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Time management is important but I find it just as important to manage our energy throughout the day. Good energy allows you to think more clearly, make better decisions and puts you in a better mood throughout the day. In order to harness that energy, I try to experiment with different routines for many years. The optimal routine changes with the season and my interest. This post is about the routine that is working well for me now and what I have learnt as I experimented.

Being Intentional In Your Routine

Have you ever grabbed your phone to check something on Google, then you get led down a rabbit hole? Just the other day, I watched "The Founder"on Netflix. I've got a habit of reading the wiki page of the film once I am done watching the movie, because I like to read about the Production and Reception of the movie. Then I clicked to read more about Ray Kroc. Then I clicked to read more about the McDonald brothers. Before I know it, 20 minutes have gone by. I've completely diverged, and gone down the rabbit hole of wiki. This happened to me when I wasn't being mindful. If how we spend our time determines our day, how often are we mindful of how we spend our time? Being conscious of my weekday routine has helped me be mindful about the amount of sleep and downtime I am getting.

My Routine Now

Right now, Japan is still under the State of Emergency so I have been working from home. My hours are from 8 am - 6 pm, sometimes with night calls. My routine changes all the time, it really depends on the season, the weather and my interests at the point in time. This is an average day during the work week for me now:

5.30 am Wake up 6.00 am Work out 6.45 am Shower 7.40 am Breakfast. Listen to a podcast while I drink my coffee. 8.00 am Work starts 6.00 pm Work ends and I clean the house and shower 7.00 pm Dinner, watch an episode of comedy over dinner 8.00 pm Watch an episode of whatever TV show I'm hooked to now 8.50 pm Journal 9.00 pm Head to bed, read 9.30 pm Sleep

Sometimes I sleep later at 10 ish if the chapter of the book I'm reading is really good.

I am extremely intentional about my downtime. This means I plan what I want to do in advance, and I look forward to those moments. There are 3 benefits of planning for downtime.

  • You will be very disciplined with how you use your time at work. You will find the most effective methods to accomplish results during the designated working that you could enjoy the downtime you've planned for.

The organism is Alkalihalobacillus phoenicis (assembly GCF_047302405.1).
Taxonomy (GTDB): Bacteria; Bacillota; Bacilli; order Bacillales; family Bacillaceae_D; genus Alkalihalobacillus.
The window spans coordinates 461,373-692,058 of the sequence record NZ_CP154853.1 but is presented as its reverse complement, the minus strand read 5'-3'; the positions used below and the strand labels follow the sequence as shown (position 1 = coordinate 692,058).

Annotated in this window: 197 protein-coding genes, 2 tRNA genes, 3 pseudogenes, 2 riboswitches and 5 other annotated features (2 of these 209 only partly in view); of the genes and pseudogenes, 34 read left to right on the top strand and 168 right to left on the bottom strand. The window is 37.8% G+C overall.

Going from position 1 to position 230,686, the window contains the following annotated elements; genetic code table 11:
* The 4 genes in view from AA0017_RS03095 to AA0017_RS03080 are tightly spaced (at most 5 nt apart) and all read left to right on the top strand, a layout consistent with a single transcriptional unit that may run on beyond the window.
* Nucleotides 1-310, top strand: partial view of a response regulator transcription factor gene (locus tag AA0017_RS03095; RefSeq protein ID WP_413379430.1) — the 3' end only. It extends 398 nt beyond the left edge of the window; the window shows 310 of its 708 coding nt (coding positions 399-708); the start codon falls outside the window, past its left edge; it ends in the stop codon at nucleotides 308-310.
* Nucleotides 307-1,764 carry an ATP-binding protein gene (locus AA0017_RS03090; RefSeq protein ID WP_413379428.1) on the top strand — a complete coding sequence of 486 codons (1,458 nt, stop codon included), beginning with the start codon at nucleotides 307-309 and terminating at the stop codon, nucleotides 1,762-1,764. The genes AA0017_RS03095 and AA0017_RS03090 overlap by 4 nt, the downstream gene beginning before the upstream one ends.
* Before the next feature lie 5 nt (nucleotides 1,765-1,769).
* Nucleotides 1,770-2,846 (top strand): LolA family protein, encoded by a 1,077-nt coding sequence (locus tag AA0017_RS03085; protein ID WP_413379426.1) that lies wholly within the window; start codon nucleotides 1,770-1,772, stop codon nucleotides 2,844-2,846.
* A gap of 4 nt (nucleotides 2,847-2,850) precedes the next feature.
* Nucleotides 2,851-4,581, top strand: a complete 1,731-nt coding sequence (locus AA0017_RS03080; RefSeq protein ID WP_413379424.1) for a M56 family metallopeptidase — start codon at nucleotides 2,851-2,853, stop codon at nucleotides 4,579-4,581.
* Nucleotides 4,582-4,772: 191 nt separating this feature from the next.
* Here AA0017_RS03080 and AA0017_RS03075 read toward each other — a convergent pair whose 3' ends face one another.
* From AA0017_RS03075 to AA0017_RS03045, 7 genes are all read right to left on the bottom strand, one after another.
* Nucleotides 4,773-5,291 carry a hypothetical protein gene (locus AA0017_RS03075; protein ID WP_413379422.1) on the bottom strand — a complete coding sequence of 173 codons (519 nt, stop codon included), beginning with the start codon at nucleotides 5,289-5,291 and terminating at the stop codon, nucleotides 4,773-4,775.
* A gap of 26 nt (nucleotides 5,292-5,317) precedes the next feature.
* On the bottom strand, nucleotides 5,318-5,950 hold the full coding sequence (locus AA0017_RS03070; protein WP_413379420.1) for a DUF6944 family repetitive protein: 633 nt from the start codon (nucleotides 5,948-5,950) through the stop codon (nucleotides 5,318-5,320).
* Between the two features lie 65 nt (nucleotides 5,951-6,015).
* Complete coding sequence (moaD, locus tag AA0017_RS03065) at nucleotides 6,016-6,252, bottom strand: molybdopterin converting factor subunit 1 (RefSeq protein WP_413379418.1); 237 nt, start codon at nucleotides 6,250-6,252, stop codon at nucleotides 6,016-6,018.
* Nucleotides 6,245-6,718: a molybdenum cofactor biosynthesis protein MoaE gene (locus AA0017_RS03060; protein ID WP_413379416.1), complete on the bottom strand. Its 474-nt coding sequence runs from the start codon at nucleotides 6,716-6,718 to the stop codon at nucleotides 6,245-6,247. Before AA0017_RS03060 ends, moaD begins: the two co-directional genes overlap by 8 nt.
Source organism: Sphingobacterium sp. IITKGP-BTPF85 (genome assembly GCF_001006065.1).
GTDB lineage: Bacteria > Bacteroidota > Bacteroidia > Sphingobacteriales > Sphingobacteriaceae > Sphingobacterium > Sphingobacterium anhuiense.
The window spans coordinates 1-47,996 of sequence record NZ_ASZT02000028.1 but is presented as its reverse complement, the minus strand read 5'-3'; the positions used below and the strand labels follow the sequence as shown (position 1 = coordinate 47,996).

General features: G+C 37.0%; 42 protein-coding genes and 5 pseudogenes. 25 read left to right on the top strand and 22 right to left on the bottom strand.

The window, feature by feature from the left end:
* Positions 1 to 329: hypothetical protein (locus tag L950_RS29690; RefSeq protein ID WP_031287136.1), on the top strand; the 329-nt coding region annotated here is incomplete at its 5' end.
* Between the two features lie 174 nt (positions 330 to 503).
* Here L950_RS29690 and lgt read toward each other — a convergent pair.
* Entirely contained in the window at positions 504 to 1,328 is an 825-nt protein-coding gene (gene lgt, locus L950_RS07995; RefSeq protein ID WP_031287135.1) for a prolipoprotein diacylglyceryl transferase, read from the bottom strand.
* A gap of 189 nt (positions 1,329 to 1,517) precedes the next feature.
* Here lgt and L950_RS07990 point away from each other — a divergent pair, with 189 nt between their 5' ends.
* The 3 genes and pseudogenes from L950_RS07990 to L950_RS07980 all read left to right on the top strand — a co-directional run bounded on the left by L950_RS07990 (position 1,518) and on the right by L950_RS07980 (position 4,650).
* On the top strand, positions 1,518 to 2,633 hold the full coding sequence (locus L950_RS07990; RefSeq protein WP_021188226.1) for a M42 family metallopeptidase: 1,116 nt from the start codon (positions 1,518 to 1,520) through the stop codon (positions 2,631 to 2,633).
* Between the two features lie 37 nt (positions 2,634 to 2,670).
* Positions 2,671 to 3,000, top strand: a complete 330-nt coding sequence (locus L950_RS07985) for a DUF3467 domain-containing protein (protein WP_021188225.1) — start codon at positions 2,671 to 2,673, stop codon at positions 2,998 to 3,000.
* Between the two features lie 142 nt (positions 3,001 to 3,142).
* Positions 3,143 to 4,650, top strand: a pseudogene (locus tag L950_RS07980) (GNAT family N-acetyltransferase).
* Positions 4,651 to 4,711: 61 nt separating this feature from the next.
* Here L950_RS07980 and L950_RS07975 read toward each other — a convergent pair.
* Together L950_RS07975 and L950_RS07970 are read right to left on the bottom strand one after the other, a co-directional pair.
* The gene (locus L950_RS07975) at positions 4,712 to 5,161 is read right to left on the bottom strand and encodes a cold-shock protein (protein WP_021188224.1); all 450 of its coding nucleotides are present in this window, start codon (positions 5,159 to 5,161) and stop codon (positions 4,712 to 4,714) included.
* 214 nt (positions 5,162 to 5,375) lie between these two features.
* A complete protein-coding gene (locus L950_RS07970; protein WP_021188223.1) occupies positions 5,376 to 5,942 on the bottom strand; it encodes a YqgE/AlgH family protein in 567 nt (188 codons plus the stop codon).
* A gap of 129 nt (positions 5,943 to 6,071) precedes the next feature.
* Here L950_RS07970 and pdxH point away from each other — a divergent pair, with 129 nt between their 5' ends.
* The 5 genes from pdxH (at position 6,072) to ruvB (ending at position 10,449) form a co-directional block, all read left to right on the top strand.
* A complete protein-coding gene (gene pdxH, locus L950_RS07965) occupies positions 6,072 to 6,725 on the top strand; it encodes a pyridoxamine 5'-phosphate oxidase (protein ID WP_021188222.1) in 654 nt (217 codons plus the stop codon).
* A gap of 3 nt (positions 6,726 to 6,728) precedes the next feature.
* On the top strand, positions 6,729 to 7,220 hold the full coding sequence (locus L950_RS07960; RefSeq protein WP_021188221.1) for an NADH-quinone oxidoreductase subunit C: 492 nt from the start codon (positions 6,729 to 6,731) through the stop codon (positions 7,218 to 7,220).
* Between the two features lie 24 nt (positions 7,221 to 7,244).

• You are intentional with your downtime, so it means you've planned what you want to do in advance, for example watching one episode of your favorite TV show. Type A folks will feel a sense of accomplishment checking that off.

  • You won't see rest time as mindlessly surfing on your phone, so you won't go down the rabbit hole. Your brains don't get any rest going through all the on-screen chatter. I'd make time for messaging and social media use, but I limit the time because I don't feel productive.

Meditation Didn't Work For Me

I read that meditation enhances focus and productivity, so I've experimented with Headspace for a couple of months. I've tried doing it first thing in morning. Then I tried it during lunch, or right before bed time.

Unfortunately, I don't think I've reaped much benefits. I just feel more pressed for time, like I could use those 10 minutes to read my book or an interesting article. There are too many times I find myself wishing I could be doing something else. I think I am doing it all wrong, but I don't feel that I am better off with meditation. After three months of trying, I omitted meditation from my routine.

If meditation is to help one feel more calm, I find that doing yoga helps.

Carving Out Time to Write

I used to write first thing in the morning. I'd write, and then dive straight to work. However it made me tired because I was sitting at the desk so much. For now, I'd start my day with a workout instead and I'm still experimenting to see when might be the best time to write.

TV is Not a Time Waster

I love to unwind by watching TV after work. I highly disagree that watching TV is a waste of time. Good TV shows allow you to experience a story and see things from character's point of view. I also find TV shows can be educational. Finishing an episode gives me a sense of accomplishment.

If you ask me what's the biggest time waster - it is still mindless surfing on the phone. Your brain going on auto-pilot and you are just clicking for the sake of it.

Then again, it all boils down to the individual isn't it? There are people who spend endless hours in front of the TV, just watching one show after another mindlessly.

I guess the conclusion is nothing in particular will suck your time if you don't allow it to. It's what you choose to give your time to. does your routine looks like?

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